62229893423380308135336276614282806444486645238749
30358907296290491560440772390713810515859307960866
70172427121883998797908792274921901699720888093776
65727333001053367881220235421809751254540594752243
52584907711670556013604839586446706324415722155397
53697817977846174064955149290862569321978468622482
83972241375657056057490261407972968652414535100474
82166370484403199890008895243450658541227588666881
16427171479924442928230863465674813919123162824586
17866458359124566529476545682848912883142607690042
24219022671055626321111109370544217506941658960408
07198403850962455444362981230987879927244284909188
84580156166097919133875499200524063689912560717606
05886116467109405077541002256983155200055935729725
71636269561882670428252483600823257530420752963450

Find the thirteen adjacent digits in the 1000-digit number that have the greatest product. What is the value of this product?

# Project Euler Problem 7: 10001st prime

By listing the first six prime numbers: 2, 3, 5, 7, 11, and 13, we can see that the 6th prime is 13.

What is the 10001st prime number?

#### Sieve of Eratosthenes¶

Previously, we implemented the Sieve of Eratosthenes. However, our implementation demands an integer $m$ and can only generate primes less than $m$. While some approximation algorithms for determining the $n$th prime are available, we would like to produce an exact solution. Hence, we must implement a prime sieve that does not require an upper bound.

In [1]:
from itertools import count, islice
from collections import defaultdict

In [2]:
def _sieve_of_eratosthenes():
factors = defaultdict(set)
for n in count(2):
if factors[n]:
for m in factors.pop(n):
else:
yield n

In [3]:
list(islice(_sieve_of_eratosthenes(), 20))

Out[3]:
[2, 3, 5, 7, 11, 13, 17, 19, 23, 29, 31, 37, 41, 43, 47, 53, 59, 61, 67, 71]

# Project Euler Problem 6: Sum square difference

The sum of the squares of the first ten natural numbers is,

$$1^2 + 2^2 + ... + 10^2 = 385$$

The square of the sum of the first ten natural numbers is,

$$(1 + 2 + ... + 10)^2 = 55^2 = 3025$$

Hence the difference between the sum of the squares of the first ten natural numbers and the square of the sum is 3025 − 385 = 2640.

Find the difference between the sum of the squares of the first one hundred natural numbers and the square of the sum.

#### Version 1¶

In [1]:
from six.moves import range

In [2]:
sum_sq_diff = lambda n: sum(range(1, n+1))**2 - sum(i**2 for i in range(1, n+1))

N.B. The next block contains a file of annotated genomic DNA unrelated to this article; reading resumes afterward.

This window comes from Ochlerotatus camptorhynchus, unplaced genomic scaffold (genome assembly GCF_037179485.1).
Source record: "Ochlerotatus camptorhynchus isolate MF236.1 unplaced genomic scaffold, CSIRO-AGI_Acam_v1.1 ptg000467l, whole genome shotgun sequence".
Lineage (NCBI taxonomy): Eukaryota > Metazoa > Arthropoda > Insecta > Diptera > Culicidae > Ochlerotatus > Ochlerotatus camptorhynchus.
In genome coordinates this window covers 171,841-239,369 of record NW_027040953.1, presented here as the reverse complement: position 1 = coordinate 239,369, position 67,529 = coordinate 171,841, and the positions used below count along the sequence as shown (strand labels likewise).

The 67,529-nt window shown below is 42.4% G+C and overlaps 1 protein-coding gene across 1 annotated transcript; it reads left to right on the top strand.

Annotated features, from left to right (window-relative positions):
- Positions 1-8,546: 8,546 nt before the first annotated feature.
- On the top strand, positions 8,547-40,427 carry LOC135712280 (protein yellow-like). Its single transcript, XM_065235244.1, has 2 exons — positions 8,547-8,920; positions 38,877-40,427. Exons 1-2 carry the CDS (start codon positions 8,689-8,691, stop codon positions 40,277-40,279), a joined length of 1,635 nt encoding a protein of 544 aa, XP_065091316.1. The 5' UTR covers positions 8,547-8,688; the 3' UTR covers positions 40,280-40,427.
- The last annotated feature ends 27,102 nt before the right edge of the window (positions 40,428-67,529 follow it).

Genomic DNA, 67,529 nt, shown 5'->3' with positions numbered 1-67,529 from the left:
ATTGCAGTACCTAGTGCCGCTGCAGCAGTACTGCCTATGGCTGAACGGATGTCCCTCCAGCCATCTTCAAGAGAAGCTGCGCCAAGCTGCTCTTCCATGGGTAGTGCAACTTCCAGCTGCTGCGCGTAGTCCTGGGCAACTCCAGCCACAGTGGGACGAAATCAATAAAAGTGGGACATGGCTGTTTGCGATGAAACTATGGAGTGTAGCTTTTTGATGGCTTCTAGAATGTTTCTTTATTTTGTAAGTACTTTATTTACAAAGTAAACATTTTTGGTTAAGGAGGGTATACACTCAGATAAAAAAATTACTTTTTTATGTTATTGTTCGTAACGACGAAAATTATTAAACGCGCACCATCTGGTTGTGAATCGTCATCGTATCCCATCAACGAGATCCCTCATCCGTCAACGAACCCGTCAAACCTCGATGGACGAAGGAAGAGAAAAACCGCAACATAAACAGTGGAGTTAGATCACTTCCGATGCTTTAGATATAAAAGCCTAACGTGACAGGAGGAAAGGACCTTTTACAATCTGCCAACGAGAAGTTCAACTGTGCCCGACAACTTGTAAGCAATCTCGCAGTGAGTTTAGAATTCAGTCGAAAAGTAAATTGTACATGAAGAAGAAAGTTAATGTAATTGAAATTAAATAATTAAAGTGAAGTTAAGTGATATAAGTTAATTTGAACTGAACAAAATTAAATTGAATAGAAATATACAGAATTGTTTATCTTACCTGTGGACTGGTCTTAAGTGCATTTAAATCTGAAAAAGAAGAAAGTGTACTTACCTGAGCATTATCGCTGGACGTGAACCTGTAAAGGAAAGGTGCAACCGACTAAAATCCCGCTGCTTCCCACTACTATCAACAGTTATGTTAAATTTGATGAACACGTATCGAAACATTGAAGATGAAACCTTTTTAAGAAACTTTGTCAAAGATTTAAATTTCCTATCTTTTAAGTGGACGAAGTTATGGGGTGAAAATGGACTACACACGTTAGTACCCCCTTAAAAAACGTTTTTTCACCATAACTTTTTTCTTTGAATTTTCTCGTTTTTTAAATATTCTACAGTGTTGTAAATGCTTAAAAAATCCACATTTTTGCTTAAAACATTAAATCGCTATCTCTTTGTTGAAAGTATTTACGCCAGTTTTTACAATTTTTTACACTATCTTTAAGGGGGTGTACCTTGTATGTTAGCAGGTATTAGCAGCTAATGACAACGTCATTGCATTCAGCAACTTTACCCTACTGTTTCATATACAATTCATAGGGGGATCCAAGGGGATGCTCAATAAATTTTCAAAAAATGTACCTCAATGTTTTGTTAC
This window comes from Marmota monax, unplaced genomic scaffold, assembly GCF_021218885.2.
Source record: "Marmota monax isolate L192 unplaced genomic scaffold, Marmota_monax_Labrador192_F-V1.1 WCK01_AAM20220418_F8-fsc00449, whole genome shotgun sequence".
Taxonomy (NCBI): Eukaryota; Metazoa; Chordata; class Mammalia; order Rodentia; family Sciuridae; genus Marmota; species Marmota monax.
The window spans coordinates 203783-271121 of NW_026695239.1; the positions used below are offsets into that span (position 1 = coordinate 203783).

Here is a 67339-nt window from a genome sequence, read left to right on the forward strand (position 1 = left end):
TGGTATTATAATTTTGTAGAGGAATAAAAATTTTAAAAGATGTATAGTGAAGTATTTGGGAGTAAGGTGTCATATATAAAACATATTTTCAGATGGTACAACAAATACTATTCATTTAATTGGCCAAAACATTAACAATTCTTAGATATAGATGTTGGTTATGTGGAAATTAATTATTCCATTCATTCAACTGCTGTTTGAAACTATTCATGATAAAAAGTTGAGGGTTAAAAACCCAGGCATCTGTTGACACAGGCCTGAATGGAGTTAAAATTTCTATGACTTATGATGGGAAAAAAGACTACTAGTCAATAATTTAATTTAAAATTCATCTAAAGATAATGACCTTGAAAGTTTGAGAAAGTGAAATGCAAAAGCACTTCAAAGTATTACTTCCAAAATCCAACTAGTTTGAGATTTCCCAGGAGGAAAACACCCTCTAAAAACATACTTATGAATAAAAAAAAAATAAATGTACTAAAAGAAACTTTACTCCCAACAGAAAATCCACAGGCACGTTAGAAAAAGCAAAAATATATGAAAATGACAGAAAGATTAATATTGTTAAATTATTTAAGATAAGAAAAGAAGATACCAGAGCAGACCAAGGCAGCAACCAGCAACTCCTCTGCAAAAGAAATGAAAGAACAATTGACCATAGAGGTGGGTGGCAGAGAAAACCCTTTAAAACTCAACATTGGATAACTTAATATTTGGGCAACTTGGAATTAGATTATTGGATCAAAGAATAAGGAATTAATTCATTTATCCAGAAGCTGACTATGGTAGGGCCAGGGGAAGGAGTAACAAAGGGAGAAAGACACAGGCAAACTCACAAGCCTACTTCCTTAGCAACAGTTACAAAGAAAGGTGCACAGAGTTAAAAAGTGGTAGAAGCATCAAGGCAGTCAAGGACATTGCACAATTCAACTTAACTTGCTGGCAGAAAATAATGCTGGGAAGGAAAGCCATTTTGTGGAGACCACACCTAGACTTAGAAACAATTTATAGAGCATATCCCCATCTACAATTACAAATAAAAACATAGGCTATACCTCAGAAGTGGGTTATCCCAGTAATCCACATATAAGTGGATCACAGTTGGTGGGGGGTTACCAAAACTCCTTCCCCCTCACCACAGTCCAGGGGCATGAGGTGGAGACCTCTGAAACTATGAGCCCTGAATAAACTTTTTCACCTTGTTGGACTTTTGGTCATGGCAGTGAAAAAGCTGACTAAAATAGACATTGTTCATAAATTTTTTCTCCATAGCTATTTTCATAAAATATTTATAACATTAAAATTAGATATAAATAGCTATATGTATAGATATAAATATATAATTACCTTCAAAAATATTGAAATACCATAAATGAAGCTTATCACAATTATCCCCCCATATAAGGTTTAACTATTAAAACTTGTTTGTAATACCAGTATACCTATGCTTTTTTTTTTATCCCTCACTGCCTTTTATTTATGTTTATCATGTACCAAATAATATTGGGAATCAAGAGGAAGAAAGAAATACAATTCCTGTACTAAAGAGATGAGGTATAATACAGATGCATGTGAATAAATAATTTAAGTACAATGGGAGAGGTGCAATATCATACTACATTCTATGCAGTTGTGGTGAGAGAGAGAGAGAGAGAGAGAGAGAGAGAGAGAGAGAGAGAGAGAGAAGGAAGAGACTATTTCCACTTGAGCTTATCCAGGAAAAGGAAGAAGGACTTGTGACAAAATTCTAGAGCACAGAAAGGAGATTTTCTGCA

In [3]:
sum_sq_diff(10)

Out[3]:
2640
In [4]:
sum_sq_diff(100)

Out[4]:
25164150

# Project Euler Problem 5: Smallest multiple

2520 is the smallest number that can be divided by each of the numbers from 1 to 10 without any remainder.

What is the smallest positive number that is evenly divisible by all of the numbers from 1 to 20?

In [1]:
from six.moves import range

In [2]:
all_divides = lambda m, *numbers: all(m % n == 0 for n in numbers)

In [3]:
all_divides(2520, *range(1, 10))

Out[3]:
True

The least common multiple of the numbers 1 to 10 is 2520. We are asked to find that of the numbers 1 to 20.

#### Version 1 - Integer Factorization¶

We already implemented lcm in problem 3, and the easiest way would be for us to simply use that. However, as we mentioned, it is not very efficient. Let's instead look at other ways of implementing it.

#### Version 2 - Simple algorithm¶

Given a list of $n$ integers $X = (x_1, x_2, \dotsc, x_n)$, we can find the least common multiple of the integers in $X$ by the following:

Let $X^{(0)} = (x_1^{(0)}, x_2^{(0)}, \dotsc, x_n^{(0)}) = (x_1, x_2, \dotsc, x_n) = X$ and $X^{(m+1)} = (x_1^{(m+1)}, x_2^{(m+1)}, \dotsc, x_n^{(m+1)})$ where

$$x_k^{(m+1)} = x_k^{(m)} + \begin{cases} x_k^{(0)} & \text{if } \min(X^{(m)}) = x_k^{(m)} \\ 0 & \text{otherwise} \end{cases}$$

Once all $X$ are equal, in every entry is the LCM.

# Project Euler Problem 4: Largest palindrome product

A palindromic number reads the same both ways. The largest palindrome made from the product of two 2-digit numbers is 9009 = 91 × 99.

Find the largest palindrome made from the product of two 3-digit numbers.

In [1]:
from six.moves import filter, range

In [2]:
is_palindrome = lambda s: s == s[::-1]
num_is_palindrome = lambda n: is_palindrome(str(n))

In [3]:
max(filter(num_is_palindrome, (x*y for x in range(100, 1000) for y in range(x, 1000))))

Out[3]:
906609